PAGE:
NKE: Sees What Bernanke Doesn’t

You might not see inflation Ben, but Nike does. There will be ‘ticker shock’ on the event, of course. But the alignment of the story over the course of the next 18 months is one of the best in Consumer. Entry points take center stage.




Let’s get a very important point out of the way real fast… First and foremost – like it or not – Nike’s key takeaway by Mr. Market will be from a Macro Trader/PM vantage point. They could care less about LeBron, NikeID, the new China logistics center, and even positive Futures trends.  They’re going to spank the stock margins.  There are a few Nike-specific items that added to the miss (more on that later), but a PM won’t know or care. The fact is, here’s a Consumer bellwether that’s seeing the long-awaited cost inflation. If it’s going to impact Nike, then what about the average-quality companies out there? What about the junk???   Guess what Bernanke? You might not see inflation, but Nike does.  


Adding to the bear case is that inventories came in hot (+18% on 7% sales growth).  A miss with lower margins and high inventories is usually the kiss of death for anyone in the supply chain – and especially should be this year. Good luck to any perma-bull trying to defend that sort of trend in this tape.




But what’s keeping Nike fundamentally grinding forward is the fact – and it is a fact – that its Futures remain very solid. Orders were up a strong 11% in the US – still double digit despite hitting a point where last years’ compares get tough. 2-yr futures accelerated sequentially from 6 to 7.5% in North America.


Emerging markets accelerated (32.5% 2 yr!). China accelerated as well to a mid teens rate, which is nice to see given that it was a concern of ours coming out of 2Q. Basically…they’re doing everything they said they were going to do. The category realignment is absolutely working and they’re growing in all the right places – apparel, in particular.


As it relates to growth, management’s tone was so dang optimistic on the call that even someone like me (who has high growth expectations and knows the company a bit better than the average guy) did a double-take. For a conservative CFO like Don Blair to feel good enough to step up and say that he’s comfortable with the high end of long term plan of ‘high-single-digit’ growth for the next 5-quarters is pretty big, and that’s an understatement.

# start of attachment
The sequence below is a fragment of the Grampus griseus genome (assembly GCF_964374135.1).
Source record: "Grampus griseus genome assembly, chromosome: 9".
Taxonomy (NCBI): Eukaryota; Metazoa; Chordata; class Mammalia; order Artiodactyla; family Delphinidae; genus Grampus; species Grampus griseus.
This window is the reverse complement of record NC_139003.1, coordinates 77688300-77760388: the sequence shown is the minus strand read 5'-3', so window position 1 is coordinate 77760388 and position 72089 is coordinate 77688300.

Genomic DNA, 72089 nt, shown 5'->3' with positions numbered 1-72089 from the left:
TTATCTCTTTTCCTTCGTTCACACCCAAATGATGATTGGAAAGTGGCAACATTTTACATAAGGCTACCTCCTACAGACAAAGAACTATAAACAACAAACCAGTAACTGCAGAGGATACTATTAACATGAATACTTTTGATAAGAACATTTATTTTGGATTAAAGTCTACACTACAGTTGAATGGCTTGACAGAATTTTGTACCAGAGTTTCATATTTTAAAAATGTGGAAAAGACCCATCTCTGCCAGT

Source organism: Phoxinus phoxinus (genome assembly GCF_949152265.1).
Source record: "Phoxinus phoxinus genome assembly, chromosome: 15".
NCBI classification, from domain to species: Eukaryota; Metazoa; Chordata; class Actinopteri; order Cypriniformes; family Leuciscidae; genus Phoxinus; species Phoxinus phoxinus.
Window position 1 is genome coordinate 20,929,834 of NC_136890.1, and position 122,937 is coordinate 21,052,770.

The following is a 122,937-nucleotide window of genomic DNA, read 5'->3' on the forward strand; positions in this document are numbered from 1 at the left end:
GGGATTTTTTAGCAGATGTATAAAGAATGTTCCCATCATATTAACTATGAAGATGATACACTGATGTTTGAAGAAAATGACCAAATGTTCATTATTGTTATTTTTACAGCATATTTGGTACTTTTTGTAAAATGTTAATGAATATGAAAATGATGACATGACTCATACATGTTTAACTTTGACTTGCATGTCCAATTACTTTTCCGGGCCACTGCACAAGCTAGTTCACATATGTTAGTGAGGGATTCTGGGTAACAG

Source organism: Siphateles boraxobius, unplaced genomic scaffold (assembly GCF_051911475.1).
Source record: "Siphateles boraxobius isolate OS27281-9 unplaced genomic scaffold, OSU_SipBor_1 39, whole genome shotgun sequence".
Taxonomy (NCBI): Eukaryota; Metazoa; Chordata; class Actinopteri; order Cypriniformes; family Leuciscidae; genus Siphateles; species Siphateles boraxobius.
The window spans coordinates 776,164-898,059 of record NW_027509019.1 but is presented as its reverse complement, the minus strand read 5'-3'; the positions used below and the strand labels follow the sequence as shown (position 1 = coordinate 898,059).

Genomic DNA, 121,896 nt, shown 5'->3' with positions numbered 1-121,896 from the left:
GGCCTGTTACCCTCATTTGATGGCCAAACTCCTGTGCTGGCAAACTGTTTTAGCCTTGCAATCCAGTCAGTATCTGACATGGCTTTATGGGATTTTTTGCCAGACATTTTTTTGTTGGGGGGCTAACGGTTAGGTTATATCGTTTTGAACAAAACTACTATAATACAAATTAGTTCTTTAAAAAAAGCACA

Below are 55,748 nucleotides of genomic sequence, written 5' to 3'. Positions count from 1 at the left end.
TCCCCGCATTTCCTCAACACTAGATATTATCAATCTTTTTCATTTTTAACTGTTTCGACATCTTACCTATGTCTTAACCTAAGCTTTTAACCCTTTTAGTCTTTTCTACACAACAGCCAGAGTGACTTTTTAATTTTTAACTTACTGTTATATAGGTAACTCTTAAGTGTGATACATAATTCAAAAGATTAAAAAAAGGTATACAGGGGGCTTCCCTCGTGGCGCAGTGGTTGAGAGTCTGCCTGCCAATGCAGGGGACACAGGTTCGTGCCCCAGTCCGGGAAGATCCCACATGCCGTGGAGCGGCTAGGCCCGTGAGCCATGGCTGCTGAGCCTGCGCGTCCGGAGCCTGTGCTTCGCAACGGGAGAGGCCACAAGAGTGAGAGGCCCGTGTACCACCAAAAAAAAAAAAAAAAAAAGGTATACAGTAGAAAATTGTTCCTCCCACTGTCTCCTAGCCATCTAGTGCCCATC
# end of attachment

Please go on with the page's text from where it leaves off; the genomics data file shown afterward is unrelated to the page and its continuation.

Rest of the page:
One thing I’ve always accused Nike of is not being aggressive enough when times are tough in turning the screws to its competition.  I think that they are FINALLY doing this. Not by price – that’s not their style. But with product innovation and special programs throughout regions and channel partners. To do this, however, you’ve got to have the inventory – especially when we are coming off such tight inventories over the past two years. The best companies are the ones that will grow. To grow, you need inventory. It’s as simple as that.



So we’ve got a miss and high inventories.  But the hardest quarter for Nike is the one that the company just guided for (4Q – w 300bp decline in GM%). Then what? We anniversary excess airfreight costs in the Aug qtr, then we get the benefit of price increases and better utilization on new Asian capacity – which meaningfully eases COGS pressure. Then we cruise right on in to the Olympics – expectations for which will start to build before Nike’s 2Q12 (Nov 11).  And by the way, anyone want to find me a time period where Nike disappointed two quarters in a row?


In Consumer Discretionary, it’s not too easy to find places to hide. Some of us have the opportunity to avoid the space – or even short it. But if you’re looking for quality growth in Consumer, there’s not much to hang your hat on.

We can beat the company up all day for freight costs, oil, growth spending and inventories. But the reality is that…

a)      The long-term call is completely in-tact here.  $20bn company goes to $30bn over 5 years.

b)      The intermediate-term call looks good: Nike-led athletic cycle takes through the Olympics in Summer 2012.

c)       Near-Term: There are definitely question marks. Be smart about entry points – but we definitely think they should be entry – not exit.  Something to definitely keep on your screen Friday is $78.14, which is Keith’s Long-Term TAIL line of support.



We’re looking at $5 in earnings in FY12(May) and $5.75 a year after. Will the stock make you rich here? Probably not. But for a GARP name where the underlying story is very good, the company is taking share, and the balance sheet is like iron ($9.25 per share in cash) we think this is a pretty good spot to be.

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